'Joker' is a forced laugh in the dark

click to enlarge 'Joker' is a forced laugh in the dark
Warner Bros.

There’s a first time for everything. In the case of Joker, it’s the first film fully dedicated to the beloved DC comic book villain. It’s also the first press screening where I had to go through a two-tiered security checkpoint before entering the theater.

Expectations could not be higher for a film that took home the top prize from this year’s Venice International Film Festival. But the film has also sparked nationwide paranoia due to its portrayal of hyper-violent incel culture and the FBI’s warning that threats of planned mass shootings at screenings were discovered on the dark web. (Warner Bros. released a statement ahead of the film’s release, saying the company “believes that one of the functions of storytelling is to provoke difficult conversations around complex issues. Make no mistake: neither the fictional character Joker, nor the film, is an endorsement of real-world violence of any kind.”) Is Joker, then, a fitting allegory for one of the darkest moments in modern America, or is it the result of one of the most effective press junkets in movie history?

During production, director Todd Phillips (The Hangover, Road Trip) further stoked hype by reportedly pushing Warner Bros. to release a rated-R version of the film, which it received and deserved for its realistic, ripped-from-the-headlines bloodlust. Phillips also managed to appease the studio for producing what can only be described as a budget-friendly blockbuster. The CGI-less, action-light, full-blown character study that is Joker was reportedly made for just under $55 million, a fraction of the flashy and splashy Aquaman’s $200 million, or rival comic book universe Marvel’s Avengers: Endgame, which cost a whopping $356 million. Really, Phillips never set out to make a comic book movie — which is why we find ourselves, in select moments, empathizing with Batman’s most infamous foe.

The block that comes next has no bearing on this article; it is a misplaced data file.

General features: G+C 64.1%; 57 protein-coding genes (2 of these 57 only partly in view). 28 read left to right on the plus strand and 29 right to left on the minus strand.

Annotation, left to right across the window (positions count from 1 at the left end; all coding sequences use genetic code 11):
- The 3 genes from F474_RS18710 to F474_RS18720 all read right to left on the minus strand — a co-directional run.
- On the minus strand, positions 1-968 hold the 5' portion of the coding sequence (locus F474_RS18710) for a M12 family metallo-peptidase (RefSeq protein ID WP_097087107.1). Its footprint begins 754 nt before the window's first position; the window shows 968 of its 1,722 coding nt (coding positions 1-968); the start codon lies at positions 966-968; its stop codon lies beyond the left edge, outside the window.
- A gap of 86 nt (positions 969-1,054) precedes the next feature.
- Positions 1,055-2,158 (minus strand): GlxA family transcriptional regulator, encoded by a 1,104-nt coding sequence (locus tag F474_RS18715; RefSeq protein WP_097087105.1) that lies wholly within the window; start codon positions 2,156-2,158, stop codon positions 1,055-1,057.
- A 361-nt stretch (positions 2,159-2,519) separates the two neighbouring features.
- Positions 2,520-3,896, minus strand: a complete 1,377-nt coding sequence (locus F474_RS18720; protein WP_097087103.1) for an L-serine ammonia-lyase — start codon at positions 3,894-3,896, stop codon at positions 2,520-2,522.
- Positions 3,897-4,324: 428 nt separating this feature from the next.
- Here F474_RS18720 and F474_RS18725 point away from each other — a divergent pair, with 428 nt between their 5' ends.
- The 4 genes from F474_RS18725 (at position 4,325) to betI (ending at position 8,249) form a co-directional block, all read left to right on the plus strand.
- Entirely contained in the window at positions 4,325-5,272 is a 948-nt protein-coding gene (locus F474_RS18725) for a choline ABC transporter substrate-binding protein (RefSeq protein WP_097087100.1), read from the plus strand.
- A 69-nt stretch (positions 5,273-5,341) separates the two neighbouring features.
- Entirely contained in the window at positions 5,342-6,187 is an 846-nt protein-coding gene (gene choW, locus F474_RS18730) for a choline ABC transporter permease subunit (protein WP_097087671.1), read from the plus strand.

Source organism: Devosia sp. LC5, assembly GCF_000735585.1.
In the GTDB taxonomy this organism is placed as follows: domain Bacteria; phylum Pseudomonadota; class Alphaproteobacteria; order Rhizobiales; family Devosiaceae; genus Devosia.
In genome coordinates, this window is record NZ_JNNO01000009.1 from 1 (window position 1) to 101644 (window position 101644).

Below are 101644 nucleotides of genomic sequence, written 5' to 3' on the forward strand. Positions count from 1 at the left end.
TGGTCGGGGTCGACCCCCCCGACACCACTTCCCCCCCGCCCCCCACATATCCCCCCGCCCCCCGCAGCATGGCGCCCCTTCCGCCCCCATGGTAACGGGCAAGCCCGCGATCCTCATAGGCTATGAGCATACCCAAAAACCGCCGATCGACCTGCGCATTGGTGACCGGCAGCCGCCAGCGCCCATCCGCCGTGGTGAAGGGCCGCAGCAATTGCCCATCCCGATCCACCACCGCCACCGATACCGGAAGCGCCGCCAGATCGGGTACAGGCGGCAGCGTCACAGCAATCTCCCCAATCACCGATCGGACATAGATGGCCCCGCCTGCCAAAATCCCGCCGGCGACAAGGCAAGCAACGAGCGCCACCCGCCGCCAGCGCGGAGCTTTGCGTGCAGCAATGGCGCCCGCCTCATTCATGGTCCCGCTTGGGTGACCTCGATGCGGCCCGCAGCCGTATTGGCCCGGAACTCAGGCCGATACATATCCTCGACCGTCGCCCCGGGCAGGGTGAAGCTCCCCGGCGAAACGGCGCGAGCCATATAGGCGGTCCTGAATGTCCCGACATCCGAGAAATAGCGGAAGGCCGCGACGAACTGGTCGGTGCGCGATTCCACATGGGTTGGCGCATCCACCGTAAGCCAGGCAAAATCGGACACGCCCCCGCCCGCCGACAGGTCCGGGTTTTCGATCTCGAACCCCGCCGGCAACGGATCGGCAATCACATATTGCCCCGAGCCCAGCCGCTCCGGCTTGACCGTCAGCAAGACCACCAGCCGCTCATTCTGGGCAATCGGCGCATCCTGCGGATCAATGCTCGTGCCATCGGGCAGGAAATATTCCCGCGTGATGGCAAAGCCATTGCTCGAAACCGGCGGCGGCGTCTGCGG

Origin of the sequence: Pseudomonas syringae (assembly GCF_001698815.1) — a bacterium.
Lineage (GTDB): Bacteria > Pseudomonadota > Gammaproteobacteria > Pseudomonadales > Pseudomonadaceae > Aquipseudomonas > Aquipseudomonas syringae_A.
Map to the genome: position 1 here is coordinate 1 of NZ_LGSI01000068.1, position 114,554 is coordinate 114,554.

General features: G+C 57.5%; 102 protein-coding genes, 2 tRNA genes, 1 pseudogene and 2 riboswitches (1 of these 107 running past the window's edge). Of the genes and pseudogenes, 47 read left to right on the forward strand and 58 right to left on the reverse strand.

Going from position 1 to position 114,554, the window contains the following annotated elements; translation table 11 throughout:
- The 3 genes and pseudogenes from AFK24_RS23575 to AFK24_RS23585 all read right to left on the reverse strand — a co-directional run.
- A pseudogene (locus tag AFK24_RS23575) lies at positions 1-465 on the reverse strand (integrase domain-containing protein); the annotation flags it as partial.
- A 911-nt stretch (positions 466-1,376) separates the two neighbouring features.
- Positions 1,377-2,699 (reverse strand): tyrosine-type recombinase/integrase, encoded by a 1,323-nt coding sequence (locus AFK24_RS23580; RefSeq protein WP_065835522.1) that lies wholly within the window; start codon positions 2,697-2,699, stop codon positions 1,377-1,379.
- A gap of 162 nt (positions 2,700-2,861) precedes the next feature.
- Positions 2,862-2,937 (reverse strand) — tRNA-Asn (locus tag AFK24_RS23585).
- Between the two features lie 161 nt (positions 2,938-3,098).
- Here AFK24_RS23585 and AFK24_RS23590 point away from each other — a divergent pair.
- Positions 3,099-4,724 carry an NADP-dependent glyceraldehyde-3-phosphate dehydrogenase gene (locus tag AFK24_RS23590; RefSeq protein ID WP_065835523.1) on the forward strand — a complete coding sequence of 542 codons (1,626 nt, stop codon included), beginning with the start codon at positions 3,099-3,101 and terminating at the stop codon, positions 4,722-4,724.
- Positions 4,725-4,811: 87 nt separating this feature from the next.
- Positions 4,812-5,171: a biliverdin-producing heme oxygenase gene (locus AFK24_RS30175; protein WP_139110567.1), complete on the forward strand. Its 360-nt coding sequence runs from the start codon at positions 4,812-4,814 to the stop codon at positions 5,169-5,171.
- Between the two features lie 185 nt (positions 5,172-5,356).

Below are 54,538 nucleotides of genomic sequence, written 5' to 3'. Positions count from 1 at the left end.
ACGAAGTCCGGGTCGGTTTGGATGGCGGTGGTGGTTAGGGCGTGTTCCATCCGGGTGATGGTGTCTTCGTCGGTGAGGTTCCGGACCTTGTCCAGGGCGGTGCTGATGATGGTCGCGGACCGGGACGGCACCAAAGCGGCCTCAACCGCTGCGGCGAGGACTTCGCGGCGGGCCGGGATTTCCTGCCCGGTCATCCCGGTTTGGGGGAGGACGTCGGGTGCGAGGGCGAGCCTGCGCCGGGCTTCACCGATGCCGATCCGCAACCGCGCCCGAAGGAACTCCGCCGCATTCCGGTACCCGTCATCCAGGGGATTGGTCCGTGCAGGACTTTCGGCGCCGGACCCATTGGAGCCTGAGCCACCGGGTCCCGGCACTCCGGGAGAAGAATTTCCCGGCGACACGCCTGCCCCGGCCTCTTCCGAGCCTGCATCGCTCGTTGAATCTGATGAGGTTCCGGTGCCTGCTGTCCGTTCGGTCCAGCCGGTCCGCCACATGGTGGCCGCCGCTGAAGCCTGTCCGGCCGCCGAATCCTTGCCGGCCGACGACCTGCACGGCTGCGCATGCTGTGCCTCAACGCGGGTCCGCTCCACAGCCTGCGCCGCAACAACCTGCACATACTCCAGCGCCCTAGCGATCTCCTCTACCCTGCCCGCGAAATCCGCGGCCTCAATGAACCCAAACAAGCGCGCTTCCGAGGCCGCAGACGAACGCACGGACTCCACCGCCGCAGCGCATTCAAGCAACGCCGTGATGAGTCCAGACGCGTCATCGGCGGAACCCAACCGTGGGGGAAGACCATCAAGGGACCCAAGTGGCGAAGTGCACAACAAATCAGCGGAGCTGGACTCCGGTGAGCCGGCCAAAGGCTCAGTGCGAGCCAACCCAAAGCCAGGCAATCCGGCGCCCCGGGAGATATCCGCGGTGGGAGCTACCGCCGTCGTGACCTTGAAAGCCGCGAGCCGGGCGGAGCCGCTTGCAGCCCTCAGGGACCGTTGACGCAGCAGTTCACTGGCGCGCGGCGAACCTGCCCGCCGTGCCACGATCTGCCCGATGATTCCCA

Much of the film’s pre-and post-release buzz can be credited to lead actor Joaquin Phoenix, who, if nothing else, has proved he's committed to immersing himself in whatever brand of madness is demanded of him — as well as his bringing his own, which, it could be argued, is the only reason his Andy Kaufman-meets-Taxi Driver Joker works on as many levels as it does. However, Phoenix’s performance could not function without cellist and composer Hildur Guðnadóttir’s indelible score, which presents itself immediately as one of the movie's most important characters and does a great deal of heavy lifting in terms of telling the real story behind Phoenix’s gaze.

Phoenix plays Arthur Fleck, a gaunt, heavily medicated aspiring stand-up comic making ends meet as a rent-a-clown. Fleck, who lives with and cares for his mentally ill and ailing mother (Frances Conroy), also frequently conjures delusions of grandeur — like when lusting after single-mom neighbor Sophie (Zazie Beetz), or when imagining himself as a guest on his favorite late-night talk show, hosted by Murray Franklin (Robert De Niro). His most cherished item appears to be a notebook that he faithfully carries with him like a pocket bible, where he scrawls jokes, dark diarial thoughts (“I hope my death will make more cents than my life”), and pornographic images. He dances, too — sometimes sensually, usually when he’s nervous or excited, both in public and in private, arching his thin frame as he writhes to music only he can hear.